Re: Indexing options to avoid contention -- 10gR2

From: David Aldridge <>
Date: Wed, 9 Apr 2008 19:11:20 -0700 (PDT)
Message-ID: <>

Sadly not -- the code that maintains the table is untouchable. Thanks for the thought though Toon.

Still, maybe a materialized view log capturing only the PK value ... hmmm.

  • Original Message ---- From: Toon Koppelaars <> To: Cc: Sent: Tuesday, April 8, 2008 11:37:39 PM Subject: Re: Indexing options to avoid contention -- 10gR2


Is a row-trigger currently maintaining the CREATE_DT and UPDATE_DT columns? If so you could also opt for that row-trigger to dump (at create and update of a row) the PK-value of the row into a second new table, that only has the PK-column, together with some PROCESSED indicator.  

And then if you need to capture the changes use this small table as a nested-loop driver to your big one. First set processed flag to 'In process' or something, then process them, then delete all 'In process' rows (there could be new rows inserted during your processing, with process='n', by now).  

There would be *no* need to add any index, not on the big table (I'm assuming the PK is indexed...:-) ), and not on this new small one...  


On 4/9/08, David Aldridge <> wrote: I have a large and busy OLTP table, 100GB or so, against which there is a need to capture changes. Until an asynchronous CDC solution is in place we have to rely on two columns: create_date and update_date (null until the first update), both being of DATE type of course.

These are currently unindexed, but there is a desire to index them to improve change capture performance for queries such as:  

select ...
from ...

where     (create_dt >= trunc(sysdate)-1 and create_dt < trunc(sysdate))
       or (update_dt >= trunc(sysdate)-1 and update_dt < trunc(sysdate))

The desire is obviously to provide the maximum performance benefit while reducing the impact on the OLTP system.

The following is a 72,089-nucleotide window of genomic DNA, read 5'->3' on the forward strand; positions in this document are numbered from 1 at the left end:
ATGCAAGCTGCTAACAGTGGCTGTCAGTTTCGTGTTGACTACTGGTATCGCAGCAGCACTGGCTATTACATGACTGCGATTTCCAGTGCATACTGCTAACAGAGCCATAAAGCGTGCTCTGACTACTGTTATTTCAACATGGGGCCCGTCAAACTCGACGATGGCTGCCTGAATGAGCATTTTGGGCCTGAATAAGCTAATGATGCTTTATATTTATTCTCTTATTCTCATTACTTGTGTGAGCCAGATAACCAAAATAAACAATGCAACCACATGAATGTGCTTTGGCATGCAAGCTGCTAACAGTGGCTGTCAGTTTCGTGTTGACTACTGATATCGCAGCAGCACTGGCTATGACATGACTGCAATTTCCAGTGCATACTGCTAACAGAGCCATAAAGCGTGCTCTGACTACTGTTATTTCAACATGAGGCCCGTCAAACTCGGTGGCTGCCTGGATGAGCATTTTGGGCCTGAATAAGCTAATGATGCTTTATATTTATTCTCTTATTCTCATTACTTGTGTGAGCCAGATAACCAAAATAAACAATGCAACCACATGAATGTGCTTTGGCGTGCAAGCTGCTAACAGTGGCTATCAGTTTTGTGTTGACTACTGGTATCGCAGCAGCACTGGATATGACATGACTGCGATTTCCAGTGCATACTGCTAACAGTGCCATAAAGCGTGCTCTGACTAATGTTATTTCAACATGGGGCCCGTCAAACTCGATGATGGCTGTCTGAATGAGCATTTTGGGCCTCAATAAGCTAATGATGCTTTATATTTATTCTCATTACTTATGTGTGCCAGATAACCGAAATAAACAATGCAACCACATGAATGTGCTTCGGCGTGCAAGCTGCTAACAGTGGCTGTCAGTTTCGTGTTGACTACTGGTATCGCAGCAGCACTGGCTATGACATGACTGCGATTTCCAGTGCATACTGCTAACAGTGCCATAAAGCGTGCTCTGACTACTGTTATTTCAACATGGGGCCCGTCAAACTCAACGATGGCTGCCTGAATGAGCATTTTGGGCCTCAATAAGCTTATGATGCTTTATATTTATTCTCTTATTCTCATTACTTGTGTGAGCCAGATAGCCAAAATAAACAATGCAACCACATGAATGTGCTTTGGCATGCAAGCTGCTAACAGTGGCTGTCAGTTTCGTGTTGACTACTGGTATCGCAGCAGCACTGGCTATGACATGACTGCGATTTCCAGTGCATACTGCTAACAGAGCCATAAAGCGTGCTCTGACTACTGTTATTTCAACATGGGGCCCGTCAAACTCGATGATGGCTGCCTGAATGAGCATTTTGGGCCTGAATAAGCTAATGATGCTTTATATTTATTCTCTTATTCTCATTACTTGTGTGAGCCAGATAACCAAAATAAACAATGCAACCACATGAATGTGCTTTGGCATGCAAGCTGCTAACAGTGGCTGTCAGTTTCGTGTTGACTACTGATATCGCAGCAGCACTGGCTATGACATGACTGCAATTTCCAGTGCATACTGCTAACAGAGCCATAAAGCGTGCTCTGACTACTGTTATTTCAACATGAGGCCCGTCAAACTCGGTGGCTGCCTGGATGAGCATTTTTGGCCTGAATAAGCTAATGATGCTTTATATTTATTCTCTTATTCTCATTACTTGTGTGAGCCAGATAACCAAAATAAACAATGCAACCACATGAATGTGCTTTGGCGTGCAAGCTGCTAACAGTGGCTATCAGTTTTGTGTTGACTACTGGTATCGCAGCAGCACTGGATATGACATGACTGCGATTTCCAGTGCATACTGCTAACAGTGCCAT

I thought of four different indexing options:  

i) Indexing the columns separately, leading in the best case to an unusual execution plan where the indexes are range scanned and the results merged before accessing the table. ii) A single composite index (create_date,update_date),leading to a fast full index scan. iii) A single composite index (update_date,create_date), rewriting the query predicate as ...

   (create_dt >= trunc(sysdate)-1 and create_dt < trunc(sysdate) and update_date is null) or (update_dt >= trunc(sysdate)-1 and update_dt < trunc(sysdate)) ... and leading to two index range scans. (not sure about this) iv) A single-column function based index on (Nvl(update_dt,create_dt)) and rewriting the predicate appropriately.  

Whichever of these is chosen the growth pattern for the data naturally tends towards index contention as all the new values are equal to sysdate.  

So the nub of my problem comes down to these questions:  

Is it possible to mitigate the index contention problem with a suitably high initrans values? Does it seem likely that implementing a reverse index would be worthwhile in reducing contention (I could probably take the pain of the fast full scan if it was, although it would lead to a larger index due to the 50/50 block splits).  

Would you regard implementing a function-based index as risky in any significant way on major tables of a busy OLTP system? How about a reverse function based index?  

Basically, "what would you do"?  

Maybe I'm overthinking it, but I'd like to go to the sytem developers with a fully thought out set of options (even if they do tell me to take a running jump anyway).


Toon Koppelaars RuleGen BV
+31-615907269 Author: "Applied Mathematics for Database Professionals" --
Received on Wed Apr 09 2008 - 21:11:20 CDT

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